Domdaniel: <Sally Simpson> - < Actually he was quite tactical player in his day and has some fine wins to his credit. Through him I discovered the strength of active stodge.>

Nice observation, Geoff. I was about to make a similar point ... Ray Keene at his best was a quite deceptive player: he used quiet openings like the Reti and Nimzo-Larsen, but was quite capable of devastating tactical sequences.

I played both Miles and Keene in the 1970s, in simuls - drawing with Miles and losing to Keene. I reckon Miles was the stronger player, though flawed - Keene was better at maximizing his talents.

Nov-14-17  ajile: <ray keene: Definitely one of my favourite games, though I am quite fond of my other victories against Miles. Against that generation of English Grandmasters I had a good score, 3 wins v Miles, 4 wins v Nunn, 2 wins v Speelman and 1 win v Mestel, with overall just 2 losses. Also some draws of course.>

Did Mestel ever play the Philidor Counter Gambit against you?

Nov-14-17  Magpye: <ray keene: Definitely one of my favourite games, though I am quite fond of my other victories against Miles. Against that generation of English Grandmasters I had a good score, 3 wins v Miles, 4 wins v Nunn, 2 wins v Speelman and 1 win v Mestel, with overall just 2 losses. Also some draws of course.>

And those 2 losses were against Miles. But a nice record all around.

Apr-22-19  mckmac: <Sally Simpson ...Actually he was quite tactical player in his day and has some fine wins to his credit. Through him I discovered the strength of active stodge...>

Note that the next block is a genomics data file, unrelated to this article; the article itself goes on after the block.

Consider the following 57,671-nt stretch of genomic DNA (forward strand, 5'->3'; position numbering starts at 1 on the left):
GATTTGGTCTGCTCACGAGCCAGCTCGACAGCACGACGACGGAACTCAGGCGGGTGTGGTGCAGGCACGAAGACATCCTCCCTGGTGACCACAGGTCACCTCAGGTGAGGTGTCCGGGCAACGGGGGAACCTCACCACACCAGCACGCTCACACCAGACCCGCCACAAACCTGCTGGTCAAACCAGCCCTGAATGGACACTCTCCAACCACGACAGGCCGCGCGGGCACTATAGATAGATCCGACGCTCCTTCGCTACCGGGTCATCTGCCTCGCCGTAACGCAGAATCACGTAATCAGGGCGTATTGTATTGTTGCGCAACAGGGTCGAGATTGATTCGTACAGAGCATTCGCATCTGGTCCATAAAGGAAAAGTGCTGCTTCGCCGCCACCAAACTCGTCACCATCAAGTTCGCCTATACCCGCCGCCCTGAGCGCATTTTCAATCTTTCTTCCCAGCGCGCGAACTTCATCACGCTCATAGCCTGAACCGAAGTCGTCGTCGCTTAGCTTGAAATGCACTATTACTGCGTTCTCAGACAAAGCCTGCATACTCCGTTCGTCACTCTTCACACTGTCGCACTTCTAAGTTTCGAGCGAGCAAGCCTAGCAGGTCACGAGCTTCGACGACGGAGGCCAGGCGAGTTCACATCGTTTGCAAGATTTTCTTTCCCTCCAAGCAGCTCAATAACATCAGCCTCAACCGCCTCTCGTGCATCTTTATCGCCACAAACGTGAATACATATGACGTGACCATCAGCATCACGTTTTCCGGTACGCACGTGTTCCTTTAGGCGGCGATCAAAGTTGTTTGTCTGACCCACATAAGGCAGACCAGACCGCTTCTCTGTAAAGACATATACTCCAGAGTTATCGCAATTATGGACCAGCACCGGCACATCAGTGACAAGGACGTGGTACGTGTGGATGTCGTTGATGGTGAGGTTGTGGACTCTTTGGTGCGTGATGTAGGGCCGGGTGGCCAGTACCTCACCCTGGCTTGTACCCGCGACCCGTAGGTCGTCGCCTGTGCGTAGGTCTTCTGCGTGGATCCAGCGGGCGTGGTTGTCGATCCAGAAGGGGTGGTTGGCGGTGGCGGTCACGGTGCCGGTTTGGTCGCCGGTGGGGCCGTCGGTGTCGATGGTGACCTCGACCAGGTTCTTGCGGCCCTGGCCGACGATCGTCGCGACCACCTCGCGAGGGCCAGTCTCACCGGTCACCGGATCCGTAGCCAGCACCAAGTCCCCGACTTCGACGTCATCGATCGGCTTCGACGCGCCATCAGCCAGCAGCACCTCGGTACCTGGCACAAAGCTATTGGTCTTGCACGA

Nice post!

Premium Chessgames Member
  Dionysius1: The game that GM Ray Keene chose for his last ever column in The London Times today.
Jan-13-20  dashjon: on note 19(a)...Bf8 Fritz's 24.Qf4 is just a crush.
Jan-13-20  RandomVisitor: After 16.Bh6 Stockfish thinks that Keene is "miles" away from a win...

click for larger view


<54/82 1:06:37 +0.08 16...Nc6 17.Bxf8 Bxf8 18.Nxc6 Rxc6 19.Bc2 Rc7 20.Qd2 Be7> 21.Rd3 Ba6 22.Rf3 Bb7 23.d5 exd5 24.Rd1 Nh5 25.Ba4 Bg5 26.Qd4 Bf6 27.Qb4 d4 28.Rxf6 Nxf6 29.Rxd4 Qf8 30.Qxf8+ Kxf8 31.f3 h5 32.Kf2 Bc8 33.Bb3 Bf5 34.Ke3 Re7+ 35.Kd2 Rd7 36.Nb5 Rxd4+ 37.Nxd4 Bd7 38.Bc4 a5 39.a3 Ne8 40.g3 Ke7 41.Kc3 Nd6 42.Bd5 g5 43.h4 gxh4 44.gxh4 a4

Jan-13-20  RandomVisitor: Note that if 16...Nc6 17.Nxg6 hxg6 18.Bxg6 fxg6 19.Qb1 Qe8.

This square for the black queen becomes unavailable in the game when black plays 16.Re8.

Jan-13-20  RandomVisitor: After 15.Bh6

click for larger view


<60/81 2:42:38 +0.61 15...Re8 16.Rg3 Bf8 17.Bg5 Be7 18.h4> Nd7 19.Be4 Bxe4 20.Nxe4 Nxe5 21.dxe5 Qxd1+ 22.Rxd1 Nd5 23.Rf3 h5 24.Nd6 Rf8 25.Bxe7 Nxe7 26.Rc1 Nd5 27.g3 Rad8 28.Kg2 Kg7 29.a3 Rd7 30.Rc2 Rfd8 31.Rc6 Ra8 32.Kf1 Rad8 33.Rc1 Kf8 34.Rc2 Kg8 35.Kg1 Kg7 36.Kg2 Kf8 37.Rc6 Kg7 38.Kf1 Kf8 39.Rc1 Kg7 40.Ke2 Kg8 41.Rd3 Kf8 42.b4 Ne7 43.Rdd1 Nd5 44.Ne4 b5 45.Rd2 a5 46.bxa5 Ra7 47.Nf6 Rxa5 48.Nxd5 Rxd5 49.Rxd5 exd5

Mar-23-20  Caissanist: Julio Kaplan, writing about this game in the April 1976 issue of Chess Life and Review (after 15..Rc8?):

<After this Black is lost. I was passing by the board when Miles made this move. He stood up, looking very nervous, and whispered to me: "I think I may be getting mated here! He can sac all his pieces!" Such nervous outbursts are common among chessplayers; no reply or opinion is expected, or indeed allowed. So I just smiled, put on my non-committal expression reserved for such occasions, and resumed my pacing. Then Keene played

16 Bh6,

stood up looking just as nervous, and told me: "I think it is mate! I think I can sac all my pieces!"

So I was not surprised when I saw the following sequence>